Monday, October 17, 2005

Kirkland Jr High PTSA WASL and Math

Some observations from the Kirkland Jr High School PTSA meeting: (Lake Washington / Kirkland)

KJH wants WASL scores from the high school broken down by feeder jr high schools. The principal mentioned that WASL scores were disappointing (I think it was lowest of the district jr high schools). The PTSA state convention puts #3 and #4 top items as "alternatives to the WASL test", evidently they still don't have the guts to challenge the beast outright, and "improving math and science education" which unfortunately sounds like they've bought into the fuzzy math and science teaching crowd.

A math teacher didn't give a formal presentation on the new "discovery based" math, however, I looked over the new Algebra books my kids are getting at 7th and 8th grade, it introduces matrix muliplication, and later uses matrices to solve linear equations, something I didn't even do much of in college. For the normal 7th grade track, they are using the 2nd version of Connected Mathematics. It seemed to be a minor improvement over the series we got in 6th grade that had infinite nonsensical homework, and spendng 4 times as many pages to make sure that the one standard method was NOT covered or explained to do averages, or adding or multiplying fractions. I was surprised to find solving for a linear equation, which used to be the culmination of an entire algebra course, covered in all of 2 pages. Just add, subtract, factor or divide both sides, yeah, right. Solving quadratic equations was similarly covered in just two pages.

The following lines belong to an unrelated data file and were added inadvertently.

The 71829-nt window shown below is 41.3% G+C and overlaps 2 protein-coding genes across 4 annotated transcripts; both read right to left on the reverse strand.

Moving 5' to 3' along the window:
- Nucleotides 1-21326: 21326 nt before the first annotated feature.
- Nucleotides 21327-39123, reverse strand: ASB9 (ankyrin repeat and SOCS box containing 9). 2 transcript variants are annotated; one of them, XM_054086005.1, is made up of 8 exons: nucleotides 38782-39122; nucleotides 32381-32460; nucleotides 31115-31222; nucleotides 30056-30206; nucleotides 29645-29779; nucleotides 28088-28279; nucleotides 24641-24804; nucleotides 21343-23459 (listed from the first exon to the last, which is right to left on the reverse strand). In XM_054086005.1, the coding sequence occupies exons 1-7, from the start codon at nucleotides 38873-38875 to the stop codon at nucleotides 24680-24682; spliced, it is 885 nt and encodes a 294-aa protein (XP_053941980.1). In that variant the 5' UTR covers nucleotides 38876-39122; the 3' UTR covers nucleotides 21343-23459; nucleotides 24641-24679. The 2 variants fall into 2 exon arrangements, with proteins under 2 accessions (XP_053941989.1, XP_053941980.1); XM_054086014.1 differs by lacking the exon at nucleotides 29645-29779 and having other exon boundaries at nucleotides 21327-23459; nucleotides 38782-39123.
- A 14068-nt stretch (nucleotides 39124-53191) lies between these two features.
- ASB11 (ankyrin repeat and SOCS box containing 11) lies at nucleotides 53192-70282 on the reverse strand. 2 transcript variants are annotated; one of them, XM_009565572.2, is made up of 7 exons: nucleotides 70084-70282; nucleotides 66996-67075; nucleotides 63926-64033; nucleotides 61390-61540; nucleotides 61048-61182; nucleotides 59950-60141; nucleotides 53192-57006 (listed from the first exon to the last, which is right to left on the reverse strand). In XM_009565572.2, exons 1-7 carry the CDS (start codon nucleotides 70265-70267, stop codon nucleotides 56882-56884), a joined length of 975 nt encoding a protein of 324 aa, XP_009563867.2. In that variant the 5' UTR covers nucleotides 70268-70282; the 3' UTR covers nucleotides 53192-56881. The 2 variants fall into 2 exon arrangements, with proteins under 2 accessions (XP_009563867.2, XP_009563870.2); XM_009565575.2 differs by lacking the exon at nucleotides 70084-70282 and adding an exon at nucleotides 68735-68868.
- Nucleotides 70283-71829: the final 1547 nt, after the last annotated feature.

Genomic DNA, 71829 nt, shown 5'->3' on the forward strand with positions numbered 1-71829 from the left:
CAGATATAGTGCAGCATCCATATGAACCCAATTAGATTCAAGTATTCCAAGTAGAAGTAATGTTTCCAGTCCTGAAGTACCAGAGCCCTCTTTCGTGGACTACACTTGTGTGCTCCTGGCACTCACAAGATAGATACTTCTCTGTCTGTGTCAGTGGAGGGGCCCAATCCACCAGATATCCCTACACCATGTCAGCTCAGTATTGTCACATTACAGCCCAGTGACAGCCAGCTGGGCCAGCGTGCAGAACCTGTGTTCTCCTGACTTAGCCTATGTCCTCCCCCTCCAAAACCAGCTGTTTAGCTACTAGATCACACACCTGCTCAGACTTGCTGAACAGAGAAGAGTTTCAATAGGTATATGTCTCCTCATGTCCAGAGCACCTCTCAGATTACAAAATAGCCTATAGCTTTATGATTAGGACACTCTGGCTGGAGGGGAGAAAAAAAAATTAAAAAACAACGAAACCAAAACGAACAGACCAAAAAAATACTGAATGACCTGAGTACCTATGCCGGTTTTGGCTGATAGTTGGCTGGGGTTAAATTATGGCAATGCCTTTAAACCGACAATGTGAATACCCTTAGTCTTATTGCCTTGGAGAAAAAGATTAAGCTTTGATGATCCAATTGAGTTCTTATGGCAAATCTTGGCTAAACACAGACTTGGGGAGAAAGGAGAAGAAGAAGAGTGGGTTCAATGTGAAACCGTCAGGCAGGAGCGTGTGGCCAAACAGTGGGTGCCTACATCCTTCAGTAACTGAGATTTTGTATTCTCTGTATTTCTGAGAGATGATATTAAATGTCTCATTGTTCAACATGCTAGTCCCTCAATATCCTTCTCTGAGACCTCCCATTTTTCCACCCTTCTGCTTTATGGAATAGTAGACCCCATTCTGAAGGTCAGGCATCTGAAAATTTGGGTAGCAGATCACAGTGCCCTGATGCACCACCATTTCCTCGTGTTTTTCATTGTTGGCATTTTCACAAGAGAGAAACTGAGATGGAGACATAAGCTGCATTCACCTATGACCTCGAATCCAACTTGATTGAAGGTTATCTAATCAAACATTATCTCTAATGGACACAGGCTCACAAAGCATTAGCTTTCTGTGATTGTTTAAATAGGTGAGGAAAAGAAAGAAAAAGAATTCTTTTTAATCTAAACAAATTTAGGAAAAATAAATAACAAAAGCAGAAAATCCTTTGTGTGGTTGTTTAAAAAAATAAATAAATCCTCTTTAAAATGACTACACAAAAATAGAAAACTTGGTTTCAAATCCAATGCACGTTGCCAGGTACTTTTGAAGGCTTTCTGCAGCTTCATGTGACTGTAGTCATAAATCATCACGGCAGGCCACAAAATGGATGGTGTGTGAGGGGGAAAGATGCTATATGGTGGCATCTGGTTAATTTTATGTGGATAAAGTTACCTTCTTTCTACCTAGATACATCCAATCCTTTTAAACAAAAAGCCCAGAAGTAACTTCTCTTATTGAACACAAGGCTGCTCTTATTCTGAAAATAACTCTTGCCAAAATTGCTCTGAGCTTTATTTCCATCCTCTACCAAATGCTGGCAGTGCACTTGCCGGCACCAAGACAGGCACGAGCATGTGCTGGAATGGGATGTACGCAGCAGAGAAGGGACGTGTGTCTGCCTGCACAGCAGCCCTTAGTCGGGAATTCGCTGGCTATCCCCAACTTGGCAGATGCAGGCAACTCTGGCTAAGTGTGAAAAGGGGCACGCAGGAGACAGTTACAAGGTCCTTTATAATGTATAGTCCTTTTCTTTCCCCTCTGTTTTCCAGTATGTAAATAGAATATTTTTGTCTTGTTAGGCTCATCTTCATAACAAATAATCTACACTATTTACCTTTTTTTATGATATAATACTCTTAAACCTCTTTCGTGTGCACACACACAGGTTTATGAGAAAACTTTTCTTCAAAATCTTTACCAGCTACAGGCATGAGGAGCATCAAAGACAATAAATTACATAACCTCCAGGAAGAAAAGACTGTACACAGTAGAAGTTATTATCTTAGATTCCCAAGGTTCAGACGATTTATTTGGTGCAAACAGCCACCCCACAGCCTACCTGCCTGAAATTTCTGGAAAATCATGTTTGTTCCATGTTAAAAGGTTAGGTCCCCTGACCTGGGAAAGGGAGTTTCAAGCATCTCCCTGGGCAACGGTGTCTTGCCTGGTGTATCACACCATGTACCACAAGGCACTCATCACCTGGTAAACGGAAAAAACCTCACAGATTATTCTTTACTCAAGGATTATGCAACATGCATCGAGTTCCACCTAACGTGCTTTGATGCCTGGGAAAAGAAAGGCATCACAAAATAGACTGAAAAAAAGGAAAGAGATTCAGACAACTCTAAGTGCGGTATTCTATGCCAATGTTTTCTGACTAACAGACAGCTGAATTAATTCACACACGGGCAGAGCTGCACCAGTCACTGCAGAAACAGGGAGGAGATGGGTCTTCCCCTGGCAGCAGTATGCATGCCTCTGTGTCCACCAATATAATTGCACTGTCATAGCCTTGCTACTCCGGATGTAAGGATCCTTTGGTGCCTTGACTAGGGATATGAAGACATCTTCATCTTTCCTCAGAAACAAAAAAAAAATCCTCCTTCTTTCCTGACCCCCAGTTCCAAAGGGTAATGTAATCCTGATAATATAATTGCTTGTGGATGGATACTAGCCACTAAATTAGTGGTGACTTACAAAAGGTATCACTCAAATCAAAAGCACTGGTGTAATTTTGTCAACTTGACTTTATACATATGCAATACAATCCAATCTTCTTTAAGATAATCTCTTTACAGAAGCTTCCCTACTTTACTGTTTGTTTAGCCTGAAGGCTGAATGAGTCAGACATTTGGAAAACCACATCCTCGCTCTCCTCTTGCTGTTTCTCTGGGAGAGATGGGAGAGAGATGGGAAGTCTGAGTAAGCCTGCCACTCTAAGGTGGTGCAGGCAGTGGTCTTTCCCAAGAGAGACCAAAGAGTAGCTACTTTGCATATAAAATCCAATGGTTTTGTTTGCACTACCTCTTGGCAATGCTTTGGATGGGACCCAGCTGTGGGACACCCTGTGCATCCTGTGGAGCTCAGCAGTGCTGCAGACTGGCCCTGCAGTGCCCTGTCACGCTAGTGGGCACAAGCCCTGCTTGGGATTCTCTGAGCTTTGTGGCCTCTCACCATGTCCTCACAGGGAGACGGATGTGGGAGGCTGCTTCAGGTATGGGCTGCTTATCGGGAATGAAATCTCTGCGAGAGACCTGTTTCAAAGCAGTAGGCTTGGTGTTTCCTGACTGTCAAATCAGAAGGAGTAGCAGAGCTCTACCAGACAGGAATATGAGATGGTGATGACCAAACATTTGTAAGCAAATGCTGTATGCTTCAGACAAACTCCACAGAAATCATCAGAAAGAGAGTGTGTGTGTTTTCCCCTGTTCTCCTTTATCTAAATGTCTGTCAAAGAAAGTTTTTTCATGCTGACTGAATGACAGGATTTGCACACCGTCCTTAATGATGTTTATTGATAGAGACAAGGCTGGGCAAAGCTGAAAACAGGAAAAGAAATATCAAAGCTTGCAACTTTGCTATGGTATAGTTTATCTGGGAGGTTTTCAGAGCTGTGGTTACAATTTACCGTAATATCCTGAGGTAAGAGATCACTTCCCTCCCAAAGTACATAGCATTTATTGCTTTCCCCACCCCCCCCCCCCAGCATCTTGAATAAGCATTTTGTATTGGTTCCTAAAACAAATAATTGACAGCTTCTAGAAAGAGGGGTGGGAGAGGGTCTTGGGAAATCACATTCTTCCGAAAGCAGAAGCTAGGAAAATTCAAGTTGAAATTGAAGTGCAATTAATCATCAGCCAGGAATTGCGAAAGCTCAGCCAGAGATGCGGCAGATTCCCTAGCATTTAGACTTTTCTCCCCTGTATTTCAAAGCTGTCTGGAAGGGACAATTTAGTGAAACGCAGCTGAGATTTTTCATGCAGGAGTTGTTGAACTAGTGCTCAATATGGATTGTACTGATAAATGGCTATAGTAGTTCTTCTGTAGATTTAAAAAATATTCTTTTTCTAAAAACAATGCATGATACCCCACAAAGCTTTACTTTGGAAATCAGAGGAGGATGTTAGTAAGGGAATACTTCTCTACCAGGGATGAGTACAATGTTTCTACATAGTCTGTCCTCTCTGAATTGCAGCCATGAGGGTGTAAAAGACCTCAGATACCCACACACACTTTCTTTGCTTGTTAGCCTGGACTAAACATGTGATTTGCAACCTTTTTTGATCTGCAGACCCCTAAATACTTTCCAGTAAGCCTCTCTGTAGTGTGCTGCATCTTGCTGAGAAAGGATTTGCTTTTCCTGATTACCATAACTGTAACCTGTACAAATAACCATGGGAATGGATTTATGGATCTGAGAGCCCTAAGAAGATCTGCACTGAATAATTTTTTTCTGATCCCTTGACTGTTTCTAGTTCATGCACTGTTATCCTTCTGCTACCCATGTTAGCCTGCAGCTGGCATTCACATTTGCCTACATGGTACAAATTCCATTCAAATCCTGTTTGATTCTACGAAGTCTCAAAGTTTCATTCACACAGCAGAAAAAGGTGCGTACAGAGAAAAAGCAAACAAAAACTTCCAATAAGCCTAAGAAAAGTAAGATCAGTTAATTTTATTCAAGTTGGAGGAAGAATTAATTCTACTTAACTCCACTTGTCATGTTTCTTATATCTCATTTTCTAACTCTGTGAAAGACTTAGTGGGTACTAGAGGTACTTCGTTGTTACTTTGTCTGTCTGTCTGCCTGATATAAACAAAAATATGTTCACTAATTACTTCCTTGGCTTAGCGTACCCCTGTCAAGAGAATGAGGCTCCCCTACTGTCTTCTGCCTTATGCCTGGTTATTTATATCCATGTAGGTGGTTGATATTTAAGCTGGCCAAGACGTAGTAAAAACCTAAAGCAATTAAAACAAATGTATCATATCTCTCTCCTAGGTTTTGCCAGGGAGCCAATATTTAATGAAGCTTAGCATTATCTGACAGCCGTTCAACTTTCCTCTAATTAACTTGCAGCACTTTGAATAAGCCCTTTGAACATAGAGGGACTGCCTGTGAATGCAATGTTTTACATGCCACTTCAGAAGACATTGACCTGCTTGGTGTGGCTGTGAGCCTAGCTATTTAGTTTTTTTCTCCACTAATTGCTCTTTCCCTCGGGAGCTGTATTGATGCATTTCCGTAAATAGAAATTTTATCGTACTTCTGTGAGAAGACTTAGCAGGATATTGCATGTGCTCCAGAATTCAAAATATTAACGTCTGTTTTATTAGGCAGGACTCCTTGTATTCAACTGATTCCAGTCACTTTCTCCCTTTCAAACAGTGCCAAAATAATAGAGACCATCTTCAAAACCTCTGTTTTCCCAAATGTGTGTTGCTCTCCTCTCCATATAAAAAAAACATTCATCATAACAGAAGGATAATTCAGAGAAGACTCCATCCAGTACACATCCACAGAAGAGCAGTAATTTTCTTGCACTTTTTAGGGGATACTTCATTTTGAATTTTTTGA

Compare that to MY 7th grade math worksheet, which was a 8.5 x 11 sheet of 1 digit by 1 digit multiplications, which I completed about 85%, and got 1 or 2 wrong. I wonder how many of these kids who are expected to solve quadratic equations with 2 pages of instruction know how to add fractions with uncommon denominators, or divide a 5 digit by a 3 digit decimal number.

Some parents commented that their students were having big problems with Math Analysis in high school after going through integrated math in middle school. My peek at McDougall Littell was that this curriculum aimed at high school, but offered at middle school level crammed a shot gun ful of college level material concepts all over the place, while providing no instruction in basic arithmetic, nor the old fashioned baby-step per week build up of algebra. I couldn't even FIND how to solve a simple equation like 2 x + 8 = 15 among all the instruction in graphing, statistics, and problem solving.

I don't know if moving from integrated back to to Algebra is better or worse, but so far not too many complaints from my kids and I haven't had to do their homework left.

Parents in LWSD are still pretty much clueless as to the harm of fuzzy new-new math.

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